• Inok Systems

Common ways we can determine a priority

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Now that we know the importance of this "priority" field, in my last blog entry, let’s take a look at how companies use it. Here are some classification factors I came across during my FP implementation experience with my projects:

1. Appointment of the person who reports the case.

This will never go wrong as you will always please the top management. A CD-ROM stuck incident can trigger an onsite engineer to be at the CEO's desk within 5mins; dropping all other work he has on hand. Although this improves high ranking/VIP customer service, a real IT monthly system backup failure might become de-prioritised and any disaster that happens before the next backup will be as its name suggests: disastrous.

 2. Number of users impacted

The more people affected, the bigger the problem must be! Straight forward thinking, 1-10 users=P1, 11-100users=P2. Although true as it is, but we might need to look at the nature of the incident itself and determine the operational impact. If someone cuts a ticket saying 500users are not able to apply leave due to the e-leave system down, vs. a sales department of 10 people unable to access the quotation system, I believe the CEO will prefer the quotation system to be fixed first. This area is covered in ITIL, which is why they stated Urgency + Impact=Priority. But then again, "urgency" is really too generic and need to defined based on the company nature.

3. Classify the equipment

Some companies classify all their servers to different categories and set a rule that any incident reported on a Cat1 server will be considered a Sev1 priority ticket. End user PC issues will then be considered Sev7 priority ticket. This method definitely doesn’t put customer satisfaction on top of the list, but does come closer to setting a good rule based on the business impact such equipment might cause. A cat1 building network core switch is definitely more important compared to a meeting room cat5 wireless router outage. Please take note that in this method of classifying, having a CMDB is utmost critical. Helpdesk agents will need to struggle to find the equipment related to the incident reported by the users before they can actually prioritize it.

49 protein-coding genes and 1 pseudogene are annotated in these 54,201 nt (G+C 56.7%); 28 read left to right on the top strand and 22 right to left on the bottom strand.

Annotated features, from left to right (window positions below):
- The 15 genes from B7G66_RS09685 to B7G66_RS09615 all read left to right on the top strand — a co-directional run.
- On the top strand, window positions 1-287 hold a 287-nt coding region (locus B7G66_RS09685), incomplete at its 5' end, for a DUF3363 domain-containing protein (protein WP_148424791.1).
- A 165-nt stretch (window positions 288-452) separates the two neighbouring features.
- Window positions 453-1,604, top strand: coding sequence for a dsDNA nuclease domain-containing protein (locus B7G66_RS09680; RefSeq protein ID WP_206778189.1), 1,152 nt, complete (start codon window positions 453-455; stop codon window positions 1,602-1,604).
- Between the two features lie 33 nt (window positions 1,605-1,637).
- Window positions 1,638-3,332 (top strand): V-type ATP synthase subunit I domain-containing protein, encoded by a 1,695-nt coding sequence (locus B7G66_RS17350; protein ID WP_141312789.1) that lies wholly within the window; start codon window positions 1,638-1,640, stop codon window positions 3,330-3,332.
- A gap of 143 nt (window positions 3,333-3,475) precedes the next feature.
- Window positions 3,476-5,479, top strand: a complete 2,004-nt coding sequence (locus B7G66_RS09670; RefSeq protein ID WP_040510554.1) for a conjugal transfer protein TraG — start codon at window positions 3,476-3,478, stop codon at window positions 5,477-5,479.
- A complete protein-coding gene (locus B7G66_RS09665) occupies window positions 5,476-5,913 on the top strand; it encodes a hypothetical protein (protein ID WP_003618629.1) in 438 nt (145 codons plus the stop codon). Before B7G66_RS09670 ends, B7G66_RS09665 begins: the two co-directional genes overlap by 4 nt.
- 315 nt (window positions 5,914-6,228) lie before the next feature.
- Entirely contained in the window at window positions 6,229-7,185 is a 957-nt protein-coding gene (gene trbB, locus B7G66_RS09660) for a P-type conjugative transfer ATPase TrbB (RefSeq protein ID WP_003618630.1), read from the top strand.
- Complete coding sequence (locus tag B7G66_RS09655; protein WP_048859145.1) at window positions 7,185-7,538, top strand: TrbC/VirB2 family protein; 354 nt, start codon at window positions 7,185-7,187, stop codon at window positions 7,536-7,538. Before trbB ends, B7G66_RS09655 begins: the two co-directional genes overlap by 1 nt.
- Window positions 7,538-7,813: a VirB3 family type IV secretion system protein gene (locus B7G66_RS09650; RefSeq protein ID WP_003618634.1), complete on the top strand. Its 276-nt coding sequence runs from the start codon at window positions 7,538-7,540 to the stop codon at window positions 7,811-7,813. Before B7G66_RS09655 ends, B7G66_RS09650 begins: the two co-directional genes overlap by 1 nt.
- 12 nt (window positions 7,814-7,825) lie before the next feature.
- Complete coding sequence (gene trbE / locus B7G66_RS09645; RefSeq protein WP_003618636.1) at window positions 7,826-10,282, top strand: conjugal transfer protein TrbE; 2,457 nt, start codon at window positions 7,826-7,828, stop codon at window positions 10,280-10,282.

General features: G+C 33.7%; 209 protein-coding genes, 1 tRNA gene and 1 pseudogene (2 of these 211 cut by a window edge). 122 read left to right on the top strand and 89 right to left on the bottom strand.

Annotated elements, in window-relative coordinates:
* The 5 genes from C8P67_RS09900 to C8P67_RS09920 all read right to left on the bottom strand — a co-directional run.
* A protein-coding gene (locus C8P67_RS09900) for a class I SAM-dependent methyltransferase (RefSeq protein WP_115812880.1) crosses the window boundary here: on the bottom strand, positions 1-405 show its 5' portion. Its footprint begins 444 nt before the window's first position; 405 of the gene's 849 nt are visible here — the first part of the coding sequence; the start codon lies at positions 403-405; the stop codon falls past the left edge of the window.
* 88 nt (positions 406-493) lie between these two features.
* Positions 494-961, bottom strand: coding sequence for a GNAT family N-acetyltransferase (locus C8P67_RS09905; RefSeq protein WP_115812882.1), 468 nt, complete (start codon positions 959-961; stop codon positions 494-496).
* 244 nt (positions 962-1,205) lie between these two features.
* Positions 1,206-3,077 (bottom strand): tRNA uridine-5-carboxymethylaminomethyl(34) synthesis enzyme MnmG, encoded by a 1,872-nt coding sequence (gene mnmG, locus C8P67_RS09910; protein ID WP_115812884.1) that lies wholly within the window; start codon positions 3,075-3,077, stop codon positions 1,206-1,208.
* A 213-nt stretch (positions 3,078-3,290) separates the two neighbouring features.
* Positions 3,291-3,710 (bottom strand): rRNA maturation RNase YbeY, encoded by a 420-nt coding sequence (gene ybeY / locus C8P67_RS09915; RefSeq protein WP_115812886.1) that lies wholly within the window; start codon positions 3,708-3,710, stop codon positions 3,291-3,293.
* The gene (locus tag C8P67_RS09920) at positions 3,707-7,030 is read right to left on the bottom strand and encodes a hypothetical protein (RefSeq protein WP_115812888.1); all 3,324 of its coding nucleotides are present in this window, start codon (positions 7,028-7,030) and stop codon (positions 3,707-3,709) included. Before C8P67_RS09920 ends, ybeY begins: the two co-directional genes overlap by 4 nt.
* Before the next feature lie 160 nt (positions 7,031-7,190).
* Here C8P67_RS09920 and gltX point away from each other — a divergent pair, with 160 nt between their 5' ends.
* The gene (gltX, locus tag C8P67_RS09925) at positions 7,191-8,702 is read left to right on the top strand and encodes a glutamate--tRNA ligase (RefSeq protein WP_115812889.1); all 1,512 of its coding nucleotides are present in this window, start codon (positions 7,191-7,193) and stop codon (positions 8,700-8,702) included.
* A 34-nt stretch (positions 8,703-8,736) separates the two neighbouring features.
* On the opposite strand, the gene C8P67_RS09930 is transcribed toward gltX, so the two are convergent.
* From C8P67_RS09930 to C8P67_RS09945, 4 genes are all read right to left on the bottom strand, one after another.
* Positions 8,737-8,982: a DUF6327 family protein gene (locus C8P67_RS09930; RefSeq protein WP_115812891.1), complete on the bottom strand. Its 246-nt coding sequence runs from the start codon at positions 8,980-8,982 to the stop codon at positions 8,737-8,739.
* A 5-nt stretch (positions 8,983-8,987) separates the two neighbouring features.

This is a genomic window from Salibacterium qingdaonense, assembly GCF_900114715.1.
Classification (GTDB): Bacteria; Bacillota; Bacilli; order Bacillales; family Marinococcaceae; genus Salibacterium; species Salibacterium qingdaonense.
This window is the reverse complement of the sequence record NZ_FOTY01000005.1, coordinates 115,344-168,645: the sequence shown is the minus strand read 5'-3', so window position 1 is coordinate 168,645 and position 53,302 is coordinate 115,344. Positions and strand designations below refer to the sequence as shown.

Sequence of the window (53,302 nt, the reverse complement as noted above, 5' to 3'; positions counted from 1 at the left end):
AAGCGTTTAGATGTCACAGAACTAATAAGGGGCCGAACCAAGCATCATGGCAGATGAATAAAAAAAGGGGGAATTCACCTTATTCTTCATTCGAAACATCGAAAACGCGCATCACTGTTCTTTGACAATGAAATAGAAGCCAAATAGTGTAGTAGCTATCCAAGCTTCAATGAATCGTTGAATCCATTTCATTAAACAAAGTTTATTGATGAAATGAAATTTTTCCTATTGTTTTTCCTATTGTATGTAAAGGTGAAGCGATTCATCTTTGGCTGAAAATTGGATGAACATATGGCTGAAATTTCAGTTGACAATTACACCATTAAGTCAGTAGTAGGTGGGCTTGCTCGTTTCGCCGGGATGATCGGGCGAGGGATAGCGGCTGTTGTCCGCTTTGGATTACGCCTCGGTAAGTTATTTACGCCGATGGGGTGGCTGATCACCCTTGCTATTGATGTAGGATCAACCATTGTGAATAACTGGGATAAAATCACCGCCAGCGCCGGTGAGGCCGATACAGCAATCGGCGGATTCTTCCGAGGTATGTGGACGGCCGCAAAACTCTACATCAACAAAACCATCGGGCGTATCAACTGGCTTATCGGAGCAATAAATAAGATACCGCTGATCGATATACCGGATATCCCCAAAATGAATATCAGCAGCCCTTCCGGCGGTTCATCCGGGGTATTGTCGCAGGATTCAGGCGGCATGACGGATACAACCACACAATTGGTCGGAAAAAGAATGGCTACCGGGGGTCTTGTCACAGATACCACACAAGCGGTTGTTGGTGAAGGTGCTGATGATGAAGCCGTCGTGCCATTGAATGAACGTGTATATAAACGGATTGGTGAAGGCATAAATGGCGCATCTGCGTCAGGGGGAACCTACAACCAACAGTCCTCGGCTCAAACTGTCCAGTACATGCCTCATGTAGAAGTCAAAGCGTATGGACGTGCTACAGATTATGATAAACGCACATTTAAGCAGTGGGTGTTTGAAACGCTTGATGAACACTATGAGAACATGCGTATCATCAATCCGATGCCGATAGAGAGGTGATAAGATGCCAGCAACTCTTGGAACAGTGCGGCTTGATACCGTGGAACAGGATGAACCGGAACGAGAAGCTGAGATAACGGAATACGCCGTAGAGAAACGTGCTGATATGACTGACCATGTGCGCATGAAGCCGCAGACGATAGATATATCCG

4. Classify the services

I have only seen this done once in a SI outsourcing department for the customer's incident management workflow. Very customer-oriented, accurate prioritising of work, but you will need a tedious amount of effort to come up with this list. This will require a very mature and complete CMDB with CIs of every service defined. For example, a consumer web portal movie ticket booking might compromise of a webserver, switches, middleware, DB, etc. When an incident is reported on switch00234, the agent will need to check the CMDB to find out which web portal service is impacted, thus giving it a priority classification. Doing a 1 time exercise to define all services and the respective priority is not enough, this process need to be tied in to project management before any new systems go live, and work closely with the business owners to do monthly review on the services list. Frankly, I have only seen defined written processes of the "priority" field usually on an IT Outsourcing level due, to the demand of their paying customers. Internal IT departments usually just have a "high, medium, low" priority field and when Helpdesk managers are challenged which scenarios to determine the selection.....

"Let the helpdesk agent decide, if he think it’s important, then he will set it to high."

Although a simple statement, I personally agree that nothing beats the human brain. We can never set such defined rules to cover everything under the IT sky!  Out of the “People, Process and Tool”, I will say “people” is the most important thing in making a successful Incident Management.

Thinking of writing a defined list of Priority classification? Try a mix of all and generalise them, providing as a guideline to the agents. Here’s an example:

 

Priority 1 - Any system impact that might cause in direct business loss; incidents that impact more than half the company; any incident on core network switches/network equipment (refer to xxx list); any incidents logged by the CEO.

 

 

 

 

 

 

 

 

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